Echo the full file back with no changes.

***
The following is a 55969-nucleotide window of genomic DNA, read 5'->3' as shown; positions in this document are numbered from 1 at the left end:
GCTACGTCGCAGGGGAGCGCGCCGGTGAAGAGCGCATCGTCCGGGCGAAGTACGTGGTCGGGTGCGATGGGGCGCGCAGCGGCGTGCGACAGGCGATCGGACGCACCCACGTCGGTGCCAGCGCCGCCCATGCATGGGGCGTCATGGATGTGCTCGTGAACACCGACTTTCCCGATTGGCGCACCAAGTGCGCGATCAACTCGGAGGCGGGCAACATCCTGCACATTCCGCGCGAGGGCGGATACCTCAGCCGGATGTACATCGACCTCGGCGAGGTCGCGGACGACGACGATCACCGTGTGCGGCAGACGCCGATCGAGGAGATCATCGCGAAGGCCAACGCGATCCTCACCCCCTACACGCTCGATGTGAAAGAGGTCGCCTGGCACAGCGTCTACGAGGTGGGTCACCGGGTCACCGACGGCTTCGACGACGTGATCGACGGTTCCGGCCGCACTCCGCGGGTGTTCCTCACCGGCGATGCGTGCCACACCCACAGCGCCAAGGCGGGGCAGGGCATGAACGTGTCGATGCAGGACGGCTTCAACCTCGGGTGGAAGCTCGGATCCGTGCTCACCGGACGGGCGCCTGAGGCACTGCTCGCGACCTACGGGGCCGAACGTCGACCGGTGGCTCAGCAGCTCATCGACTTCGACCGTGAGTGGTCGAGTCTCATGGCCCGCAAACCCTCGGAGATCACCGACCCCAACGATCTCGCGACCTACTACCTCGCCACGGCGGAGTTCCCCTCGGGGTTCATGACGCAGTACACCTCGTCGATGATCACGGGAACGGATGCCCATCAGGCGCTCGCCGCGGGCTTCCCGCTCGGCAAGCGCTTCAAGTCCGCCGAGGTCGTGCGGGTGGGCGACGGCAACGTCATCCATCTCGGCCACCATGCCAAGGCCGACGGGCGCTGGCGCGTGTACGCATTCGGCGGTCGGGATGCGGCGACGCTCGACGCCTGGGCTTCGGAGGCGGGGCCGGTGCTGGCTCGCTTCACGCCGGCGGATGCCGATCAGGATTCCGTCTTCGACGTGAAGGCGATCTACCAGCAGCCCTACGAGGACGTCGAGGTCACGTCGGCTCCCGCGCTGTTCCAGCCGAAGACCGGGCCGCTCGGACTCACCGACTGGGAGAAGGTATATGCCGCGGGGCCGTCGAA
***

The following is a 55969-nucleotide window of genomic DNA, read 5'->3' as shown; positions in this document are numbered from 1 at the left end:
GCTACGTCGCAGGGGAGCGCGCCGGTGAAGAGCGCATCGTCCGGGCGAAGTACGTGGTCGGGTGCGATGGGGCGCGCAGCGGCGTGCGACAGGCGATCGGACGCACCCACGTCGGTGCCAGCGCCGCCCATGCATGGGGCGTCATGGATGTGCTCGTGAACACCGACTTTCCCGATTGGCGCACCAAGTGCGCGATCAACTCGGAGGCGGGCAACATCCTGCACATTCCGCGCGAGGGCGGATACCTCAGCCGGATGTACATCGACCTCGGCGAGGTCGCGGACGACGACGATCACCGTGTGCGGCAGACGCCGATCGAGGAGATCATCGCGAAGGCCAACGCGATCCTCACCCCCTACACGCTCGATGTGAAAGAGGTCGCCTGGCACAGCGTCTACGAGGTGGGTCACCGGGTCACCGACGGCTTCGACGACGTGATCGACGGTTCCGGCCGCACTCCGCGGGTGTTCCTCACCGGCGATGCGTGCCACACCCACAGCGCCAAGGCGGGGCAGGGCATGAACGTGTCGATGCAGGACGGCTTCAACCTCGGGTGGAAGCTCGGATCCGTGCTCACCGGACGGGCGCCTGAGGCACTGCTCGCGACCTACGGGGCCGAACGTCGACCGGTGGCTCAGCAGCTCATCGACTTCGACCGTGAGTGGTCGAGTCTCATGGCCCGCAAACCCTCGGAGATCACCGACCCCAACGATCTCGCGACCTACTACCTCGCCACGGCGGAGTTCCCCTCGGGGTTCATGACGCAGTACACCTCGTCGATGATCACGGGAACGGATGCCCATCAGGCGCTCGCCGCGGGCTTCCCGCTCGGCAAGCGCTTCAAGTCCGCCGAGGTCGTGCGGGTGGGCGACGGCAACGTCATCCATCTCGGCCACCATGCCAAGGCCGACGGGCGCTGGCGCGTGTACGCATTCGGCGGTCGGGATGCGGCGACGCTCGACGCCTGGGCTTCGGAGGCGGGGCCGGTGCTGGCTCGCTTCACGCCGGCGGATGCCGATCAGGATTCCGTCTTCGACGTGAAGGCGATCTACCAGCAGCCCTACGAGGACGTCGAGGTCACGTCGGCTCCCGCGCTGTTCCAGCCGAAGACCGGGCCGCTCGGACTCACCGACTGGGAGAAGGTATATGCCGCGGGGCCGTCGAA